• Which AI?

    Asked by Peggie on Friday, June 6, 2014

    Which AI?

    I just finished round#6 chemo (Taxotere/Cytoxan) - big yay! But... In 2 weeks' time, my oncologist will start me on an AI - Femara he suggests. I now understand that since I am post-meno, I will have to take one of the 3 options of AI now a available. Reading about the potential side effects has been a downer, especially just coming thru chemo. So many mixed reactions to Femara. I am at a loss.

    16 Answers from the Community

    16 answers
    • ld_105's Avatar
      ld_105

      I was on Femara for nine months before being switched to Arimidex. The joint pain increased over time and I was lethargic. The SEs did not lesson over time which is what I was told. Just keep track of any changes and discuss with your oncologist. Good luck.

      over 6 years ago
    • Sherber's Avatar
      Sherber

      Congratulations!!! I am on tamoxifen so can't help with Femara.....the internet is a curse and a blessing! All those meds have insane side effects!! I discussed with my doc. Document your questions and have your arsenal ready to discuss with doc. What can we do to lessen the s.e. could be some questions to ask. I was told to eat right, exercise and do weight bearing exercises to keep bones strong. Good luck!!!

      over 6 years ago
    • Samcharlie's Avatar
      Samcharlie

      Woo Hoo! You finished chemo! I started with Arimidex - had problems. (I documented all the side effects)I then tried Aromasin - had problems; then tried femara. I had problems with femara also but decided to stick with it because I was tired of changing meds. I was offered more meds to help with side effects of femara but decided against because I do not like taking pills. I will be off the femara in 9 more months. I can't wait to stop the AI. My oncologist has been wonderful at trying to find an AI with the least side effects. It really helped to let the onco know exactly how I was feeling. Good luck and let us know how you are doing!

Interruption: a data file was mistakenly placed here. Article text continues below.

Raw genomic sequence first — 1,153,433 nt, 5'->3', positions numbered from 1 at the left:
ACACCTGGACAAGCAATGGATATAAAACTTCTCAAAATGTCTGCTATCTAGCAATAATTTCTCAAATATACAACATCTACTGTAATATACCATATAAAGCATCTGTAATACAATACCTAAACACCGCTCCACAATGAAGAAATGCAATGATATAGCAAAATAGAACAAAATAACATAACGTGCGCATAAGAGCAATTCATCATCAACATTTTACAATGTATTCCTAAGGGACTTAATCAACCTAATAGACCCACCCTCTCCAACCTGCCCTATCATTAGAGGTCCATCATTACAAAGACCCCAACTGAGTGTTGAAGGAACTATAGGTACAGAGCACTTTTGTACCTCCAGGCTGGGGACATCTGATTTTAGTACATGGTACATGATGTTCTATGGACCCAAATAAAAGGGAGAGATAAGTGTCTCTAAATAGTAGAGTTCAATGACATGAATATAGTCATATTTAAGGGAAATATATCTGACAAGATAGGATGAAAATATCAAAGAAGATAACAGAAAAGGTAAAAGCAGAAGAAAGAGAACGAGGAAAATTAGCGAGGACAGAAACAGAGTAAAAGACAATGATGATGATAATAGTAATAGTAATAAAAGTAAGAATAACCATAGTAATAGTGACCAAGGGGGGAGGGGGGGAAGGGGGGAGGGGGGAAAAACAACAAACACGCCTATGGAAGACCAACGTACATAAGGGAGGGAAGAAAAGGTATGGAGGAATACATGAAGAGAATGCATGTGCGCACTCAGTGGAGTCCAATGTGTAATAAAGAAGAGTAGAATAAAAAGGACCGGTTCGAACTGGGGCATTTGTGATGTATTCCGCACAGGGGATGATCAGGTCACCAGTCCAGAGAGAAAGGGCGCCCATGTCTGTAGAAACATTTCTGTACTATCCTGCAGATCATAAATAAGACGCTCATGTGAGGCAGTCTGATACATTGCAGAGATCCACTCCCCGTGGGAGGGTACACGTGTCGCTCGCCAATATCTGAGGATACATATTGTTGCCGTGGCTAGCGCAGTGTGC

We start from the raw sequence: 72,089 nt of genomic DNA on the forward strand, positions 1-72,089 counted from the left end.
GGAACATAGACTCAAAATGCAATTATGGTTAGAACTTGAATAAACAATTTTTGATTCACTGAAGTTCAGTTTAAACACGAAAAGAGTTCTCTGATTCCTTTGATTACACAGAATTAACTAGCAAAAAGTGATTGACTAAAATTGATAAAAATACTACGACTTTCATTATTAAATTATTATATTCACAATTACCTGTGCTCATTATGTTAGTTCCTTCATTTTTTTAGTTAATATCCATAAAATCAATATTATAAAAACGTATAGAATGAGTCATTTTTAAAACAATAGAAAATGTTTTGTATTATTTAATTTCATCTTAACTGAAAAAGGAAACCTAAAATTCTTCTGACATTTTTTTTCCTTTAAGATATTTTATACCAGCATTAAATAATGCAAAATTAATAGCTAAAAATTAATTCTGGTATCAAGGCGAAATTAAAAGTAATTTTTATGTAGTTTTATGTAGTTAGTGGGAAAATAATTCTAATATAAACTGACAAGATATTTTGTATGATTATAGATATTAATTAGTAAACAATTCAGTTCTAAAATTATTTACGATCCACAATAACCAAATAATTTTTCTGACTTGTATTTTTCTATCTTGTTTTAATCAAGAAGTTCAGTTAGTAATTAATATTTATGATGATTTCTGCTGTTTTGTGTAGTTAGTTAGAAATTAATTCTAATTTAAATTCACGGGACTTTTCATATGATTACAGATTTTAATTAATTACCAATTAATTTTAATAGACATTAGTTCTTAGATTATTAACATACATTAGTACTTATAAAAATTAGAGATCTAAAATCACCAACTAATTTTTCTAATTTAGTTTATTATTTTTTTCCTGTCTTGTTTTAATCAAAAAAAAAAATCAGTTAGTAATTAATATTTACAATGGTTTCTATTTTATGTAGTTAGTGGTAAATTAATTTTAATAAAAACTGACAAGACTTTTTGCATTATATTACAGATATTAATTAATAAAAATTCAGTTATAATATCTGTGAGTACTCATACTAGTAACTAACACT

over 6 years ago
    • ChildOfGod4570's Avatar
      ChildOfGod4570

      Like Sherber, I am on Tamoxifen, so I don't know the difference. The Internet can be your best friend or your worst enemy when it comes to keeping informed. I upset myself so much over some of the stuff I read my mother actually said in the same tone she said if my sisters and I ever got wrong information from TV, "You've been watching too much Internet!" She meant to say reading, but I thought it was hilarious th eway she said it. Because t heInternet is so full of information that might not pertain to you, it's best to talk to your oncologist. I h ave been offered pills to combat the hot flashes, but I didn't want to be on another medication that had its own SE. I have personally found popsicles and cold drinks help a lot with them as well. The one side effect I seem to be experiencing that I can't seem to control is I've been tooting far more since starting Tamoxifen; any advice in that department? HUGS and God bless!